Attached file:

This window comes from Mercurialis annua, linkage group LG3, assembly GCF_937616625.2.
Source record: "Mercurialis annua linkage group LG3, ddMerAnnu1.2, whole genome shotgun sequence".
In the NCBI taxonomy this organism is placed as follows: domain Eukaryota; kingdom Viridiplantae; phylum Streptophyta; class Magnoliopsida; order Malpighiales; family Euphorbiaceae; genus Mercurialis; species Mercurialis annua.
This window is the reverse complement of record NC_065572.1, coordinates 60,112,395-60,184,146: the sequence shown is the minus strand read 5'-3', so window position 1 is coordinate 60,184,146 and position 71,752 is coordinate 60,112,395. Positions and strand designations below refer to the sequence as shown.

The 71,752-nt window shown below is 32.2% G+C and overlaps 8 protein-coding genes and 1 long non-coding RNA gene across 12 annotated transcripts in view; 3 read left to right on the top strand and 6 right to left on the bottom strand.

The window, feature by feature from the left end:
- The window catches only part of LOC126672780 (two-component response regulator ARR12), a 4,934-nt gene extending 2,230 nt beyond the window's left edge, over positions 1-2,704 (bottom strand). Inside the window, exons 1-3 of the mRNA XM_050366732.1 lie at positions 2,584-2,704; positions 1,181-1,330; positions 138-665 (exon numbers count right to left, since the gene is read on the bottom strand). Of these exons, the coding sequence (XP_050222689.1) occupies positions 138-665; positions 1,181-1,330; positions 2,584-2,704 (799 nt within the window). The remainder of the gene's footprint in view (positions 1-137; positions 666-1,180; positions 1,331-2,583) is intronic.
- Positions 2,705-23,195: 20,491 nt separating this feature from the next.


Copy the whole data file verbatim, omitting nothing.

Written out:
This window comes from Mercurialis annua, linkage group LG3, assembly GCF_937616625.2.
Source record: "Mercurialis annua linkage group LG3, ddMerAnnu1.2, whole genome shotgun sequence".
In the NCBI taxonomy this organism is placed as follows: domain Eukaryota; kingdom Viridiplantae; phylum Streptophyta; class Magnoliopsida; order Malpighiales; family Euphorbiaceae; genus Mercurialis; species Mercurialis annua.
This window is the reverse complement of record NC_065572.1, coordinates 60,112,395-60,184,146: the sequence shown is the minus strand read 5'-3', so window position 1 is coordinate 60,184,146 and position 71,752 is coordinate 60,112,395. Positions and strand designations below refer to the sequence as shown.

The 71,752-nt window shown below is 32.2% G+C and overlaps 8 protein-coding genes and 1 long non-coding RNA gene across 12 annotated transcripts in view; 3 read left to right on the top strand and 6 right to left on the bottom strand.

The window, feature by feature from the left end:
- The window catches only part of LOC126672780 (two-component response regulator ARR12), a 4,934-nt gene extending 2,230 nt beyond the window's left edge, over positions 1-2,704 (bottom strand). Inside the window, exons 1-3 of the mRNA XM_050366732.1 lie at positions 2,584-2,704; positions 1,181-1,330; positions 138-665 (exon numbers count right to left, since the gene is read on the bottom strand). Of these exons, the coding sequence (XP_050222689.1) occupies positions 138-665; positions 1,181-1,330; positions 2,584-2,704 (799 nt within the window). The remainder of the gene's footprint in view (positions 1-137; positions 666-1,180; positions 1,331-2,583) is intronic.
- Positions 2,705-23,195: 20,491 nt separating this feature from the next.